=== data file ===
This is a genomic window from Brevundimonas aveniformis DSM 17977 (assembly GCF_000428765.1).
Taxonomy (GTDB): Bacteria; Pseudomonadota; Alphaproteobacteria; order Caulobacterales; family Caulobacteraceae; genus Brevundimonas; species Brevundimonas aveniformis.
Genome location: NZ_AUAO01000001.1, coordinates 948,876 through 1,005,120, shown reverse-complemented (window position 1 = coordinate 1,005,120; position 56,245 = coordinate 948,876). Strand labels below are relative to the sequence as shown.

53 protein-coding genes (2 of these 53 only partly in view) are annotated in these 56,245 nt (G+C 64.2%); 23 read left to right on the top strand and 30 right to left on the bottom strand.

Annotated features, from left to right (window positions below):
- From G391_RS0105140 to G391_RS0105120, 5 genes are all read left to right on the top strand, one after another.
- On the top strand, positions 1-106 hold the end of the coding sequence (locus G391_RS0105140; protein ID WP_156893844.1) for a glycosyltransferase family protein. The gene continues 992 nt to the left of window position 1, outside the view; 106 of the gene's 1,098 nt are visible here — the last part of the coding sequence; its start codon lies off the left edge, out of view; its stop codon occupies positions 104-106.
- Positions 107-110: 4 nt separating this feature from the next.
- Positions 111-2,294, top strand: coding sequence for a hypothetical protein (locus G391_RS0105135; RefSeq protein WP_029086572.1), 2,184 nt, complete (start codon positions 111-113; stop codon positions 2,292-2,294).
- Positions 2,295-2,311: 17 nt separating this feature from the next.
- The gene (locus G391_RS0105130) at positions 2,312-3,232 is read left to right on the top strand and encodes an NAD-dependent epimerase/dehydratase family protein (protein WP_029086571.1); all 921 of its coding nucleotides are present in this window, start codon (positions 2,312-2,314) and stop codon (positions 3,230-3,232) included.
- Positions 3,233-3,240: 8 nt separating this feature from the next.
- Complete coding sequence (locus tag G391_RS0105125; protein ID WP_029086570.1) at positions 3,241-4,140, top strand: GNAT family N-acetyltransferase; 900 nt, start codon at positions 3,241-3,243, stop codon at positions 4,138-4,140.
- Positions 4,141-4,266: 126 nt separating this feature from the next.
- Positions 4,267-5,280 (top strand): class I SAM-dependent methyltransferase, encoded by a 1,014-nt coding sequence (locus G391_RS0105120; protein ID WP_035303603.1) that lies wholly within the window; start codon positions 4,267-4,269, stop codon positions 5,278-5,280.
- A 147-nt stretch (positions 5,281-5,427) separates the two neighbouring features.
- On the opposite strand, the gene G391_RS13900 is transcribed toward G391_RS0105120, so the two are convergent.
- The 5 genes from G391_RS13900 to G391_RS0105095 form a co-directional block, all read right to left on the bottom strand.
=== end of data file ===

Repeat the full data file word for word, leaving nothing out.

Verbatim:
This is a genomic window from Brevundimonas aveniformis DSM 17977 (assembly GCF_000428765.1).
Taxonomy (GTDB): Bacteria; Pseudomonadota; Alphaproteobacteria; order Caulobacterales; family Caulobacteraceae; genus Brevundimonas; species Brevundimonas aveniformis.
Genome location: NZ_AUAO01000001.1, coordinates 948,876 through 1,005,120, shown reverse-complemented (window position 1 = coordinate 1,005,120; position 56,245 = coordinate 948,876). Strand labels below are relative to the sequence as shown.

53 protein-coding genes (2 of these 53 only partly in view) are annotated in these 56,245 nt (G+C 64.2%); 23 read left to right on the top strand and 30 right to left on the bottom strand.

Annotated features, from left to right (window positions below):
- From G391_RS0105140 to G391_RS0105120, 5 genes are all read left to right on the top strand, one after another.
- On the top strand, positions 1-106 hold the end of the coding sequence (locus G391_RS0105140; protein ID WP_156893844.1) for a glycosyltransferase family protein. The gene continues 992 nt to the left of window position 1, outside the view; 106 of the gene's 1,098 nt are visible here — the last part of the coding sequence; its start codon lies off the left edge, out of view; its stop codon occupies positions 104-106.
- Positions 107-110: 4 nt separating this feature from the next.
- Positions 111-2,294, top strand: coding sequence for a hypothetical protein (locus G391_RS0105135; RefSeq protein WP_029086572.1), 2,184 nt, complete (start codon positions 111-113; stop codon positions 2,292-2,294).
- Positions 2,295-2,311: 17 nt separating this feature from the next.
- The gene (locus G391_RS0105130) at positions 2,312-3,232 is read left to right on the top strand and encodes an NAD-dependent epimerase/dehydratase family protein (protein WP_029086571.1); all 921 of its coding nucleotides are present in this window, start codon (positions 2,312-2,314) and stop codon (positions 3,230-3,232) included.
- Positions 3,233-3,240: 8 nt separating this feature from the next.
- Complete coding sequence (locus tag G391_RS0105125; protein ID WP_029086570.1) at positions 3,241-4,140, top strand: GNAT family N-acetyltransferase; 900 nt, start codon at positions 3,241-3,243, stop codon at positions 4,138-4,140.
- Positions 4,141-4,266: 126 nt separating this feature from the next.
- Positions 4,267-5,280 (top strand): class I SAM-dependent methyltransferase, encoded by a 1,014-nt coding sequence (locus G391_RS0105120; protein ID WP_035303603.1) that lies wholly within the window; start codon positions 4,267-4,269, stop codon positions 5,278-5,280.
- A 147-nt stretch (positions 5,281-5,427) separates the two neighbouring features.
- On the opposite strand, the gene G391_RS13900 is transcribed toward G391_RS0105120, so the two are convergent.
- The 5 genes from G391_RS13900 to G391_RS0105095 form a co-directional block, all read right to left on the bottom strand.